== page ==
Views expressed in opinion columns are the author's own.
Last week, a robbery was reported near a University of Maryland building. Several campus buildings, including Eppley Recreation Center, were put on lockdown, and students, staff and faculty were told to stay away from the wooded area near the Chesapeake Building. University Police informed the campus community of the threat through its email and text system, but the system lacks one thing — the option to receive alerts in Spanish or other languages.
[Read more: Police report off-campus robbery near UMD]
According to the United States Census Bureau, Hispanic individuals made up 17.6 percent of the U.S. population in 2015. Additionally, 40 million U.S. residents reported speaking Spanish at home. This part of our population deserves attention. However, some fail to see the importance of being inclusive to those who are non-native English speakers.
At a press conference in 2015, then-presidential candidate Donald Trump argued that "while we're in this nation, we should be speaking English." It isn't particularly surprising that Trump thinks English should be the only language spoken in this country — it is the opinion of someone in a position of privilege who doesn't understand how destructive it is that English has become the language of power. Unfortunately, this is not an uncommon opinion.
Being able to speak English, particularly the English spoken in academia or the government, often provides access to higher education, better jobs, socioeconomic mobility and, in this recent case, physical safety. The attitude of people like Trump purposely makes certain aspects of American life inaccessible to those who don't speak English. It also upholds the incorrect and dangerous mindset that English is a superior language, and those who don't speak it are inferior.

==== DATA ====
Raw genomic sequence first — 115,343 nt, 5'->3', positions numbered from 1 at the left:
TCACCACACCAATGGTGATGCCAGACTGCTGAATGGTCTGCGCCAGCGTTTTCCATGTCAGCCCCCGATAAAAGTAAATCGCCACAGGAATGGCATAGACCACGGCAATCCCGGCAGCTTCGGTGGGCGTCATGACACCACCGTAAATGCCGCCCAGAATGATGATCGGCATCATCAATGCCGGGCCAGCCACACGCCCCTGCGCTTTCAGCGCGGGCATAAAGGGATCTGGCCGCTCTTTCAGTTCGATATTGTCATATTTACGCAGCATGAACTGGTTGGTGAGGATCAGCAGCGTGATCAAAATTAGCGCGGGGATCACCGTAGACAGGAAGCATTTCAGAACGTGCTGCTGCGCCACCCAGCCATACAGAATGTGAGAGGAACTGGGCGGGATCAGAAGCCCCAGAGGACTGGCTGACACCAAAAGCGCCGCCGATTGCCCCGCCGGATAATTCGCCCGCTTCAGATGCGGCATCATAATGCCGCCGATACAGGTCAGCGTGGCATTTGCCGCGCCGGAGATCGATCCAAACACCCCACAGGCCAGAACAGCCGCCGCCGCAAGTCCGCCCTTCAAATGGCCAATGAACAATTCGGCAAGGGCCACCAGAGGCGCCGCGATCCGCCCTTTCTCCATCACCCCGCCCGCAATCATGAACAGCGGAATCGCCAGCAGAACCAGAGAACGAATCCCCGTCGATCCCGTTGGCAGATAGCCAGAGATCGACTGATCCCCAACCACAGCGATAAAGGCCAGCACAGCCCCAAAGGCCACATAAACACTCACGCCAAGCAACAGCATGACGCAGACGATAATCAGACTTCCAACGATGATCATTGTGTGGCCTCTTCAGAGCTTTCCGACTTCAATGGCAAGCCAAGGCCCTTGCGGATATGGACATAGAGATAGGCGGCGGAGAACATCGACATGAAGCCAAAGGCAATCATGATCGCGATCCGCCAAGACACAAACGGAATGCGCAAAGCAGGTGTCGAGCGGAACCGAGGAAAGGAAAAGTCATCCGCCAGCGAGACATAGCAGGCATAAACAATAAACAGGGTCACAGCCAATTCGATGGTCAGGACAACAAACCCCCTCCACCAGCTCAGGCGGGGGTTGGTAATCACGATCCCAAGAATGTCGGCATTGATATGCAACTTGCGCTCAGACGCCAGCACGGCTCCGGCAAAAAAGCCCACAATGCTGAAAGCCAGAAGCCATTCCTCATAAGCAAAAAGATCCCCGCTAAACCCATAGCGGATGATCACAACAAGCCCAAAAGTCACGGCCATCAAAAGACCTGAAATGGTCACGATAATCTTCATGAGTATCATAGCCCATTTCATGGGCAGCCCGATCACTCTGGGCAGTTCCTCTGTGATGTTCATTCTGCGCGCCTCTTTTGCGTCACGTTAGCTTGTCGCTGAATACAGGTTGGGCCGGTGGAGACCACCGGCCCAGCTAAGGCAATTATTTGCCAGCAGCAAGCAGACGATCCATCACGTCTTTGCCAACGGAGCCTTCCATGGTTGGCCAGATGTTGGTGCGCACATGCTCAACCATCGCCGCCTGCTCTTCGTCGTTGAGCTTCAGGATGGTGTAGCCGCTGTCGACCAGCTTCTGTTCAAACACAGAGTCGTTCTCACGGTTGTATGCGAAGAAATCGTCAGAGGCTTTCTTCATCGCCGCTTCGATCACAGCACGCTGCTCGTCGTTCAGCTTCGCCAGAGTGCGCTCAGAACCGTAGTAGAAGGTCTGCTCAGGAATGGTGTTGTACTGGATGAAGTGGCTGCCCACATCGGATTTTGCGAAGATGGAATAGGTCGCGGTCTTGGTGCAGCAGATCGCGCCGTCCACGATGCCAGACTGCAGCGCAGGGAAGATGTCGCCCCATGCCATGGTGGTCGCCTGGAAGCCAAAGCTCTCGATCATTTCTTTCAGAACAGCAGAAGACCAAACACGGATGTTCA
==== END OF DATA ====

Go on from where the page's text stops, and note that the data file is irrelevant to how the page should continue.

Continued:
Accommodating non-English speakers is a matter of safety. In 2017, almost 10 percent of this university's undergraduate population and 4 percent of its graduate population identified as Hispanic. In 2016, 6.6 percent of staff and 3.3 percent of faculty also were Hispanic. While many of these individuals likely are Spanish speakers, this does not account for other, non-Hispanic, people on campus who are native Spanish speakers.
When University Police send out alerts in English only, a portion of our campus population may not be able to understand them, and therefore are put in harm's way. For example, anyone who could not understand the alerts on Thursday would not know that they should not approach the area. While University Police are "researching options around this topic," according to police spokeswoman Sgt. Rosanne Hoaas, it's important that we prioritize this issue for the safety of those at this university.
The American Federation of State, County and Municipal Employees is a union that represents employees at this university and the University of Maryland University College. After the robbery on Thursday, AFSCME sent a tweet intended for the University of Maryland Police Department, saying, "We need alerts sent in Spanish for our members. We are currently bargaining in the Chesapeake building and have Spanish speakers present." This shows how sending alerts in English only is detrimental to the safety and inclusion of a portion of this university's population.
Sending alerts in Spanish is ultimately a small change the police department can make. It might not seem like a big deal, but it pushes inclusion over assimilation, indicating that this university is a safe space for everyone and doesn't place a higher value on the safety of English speakers than those who speak other languages.
Liyanga de Silva is a sophomore English major. She can be reached at firstname.lastname@example.org.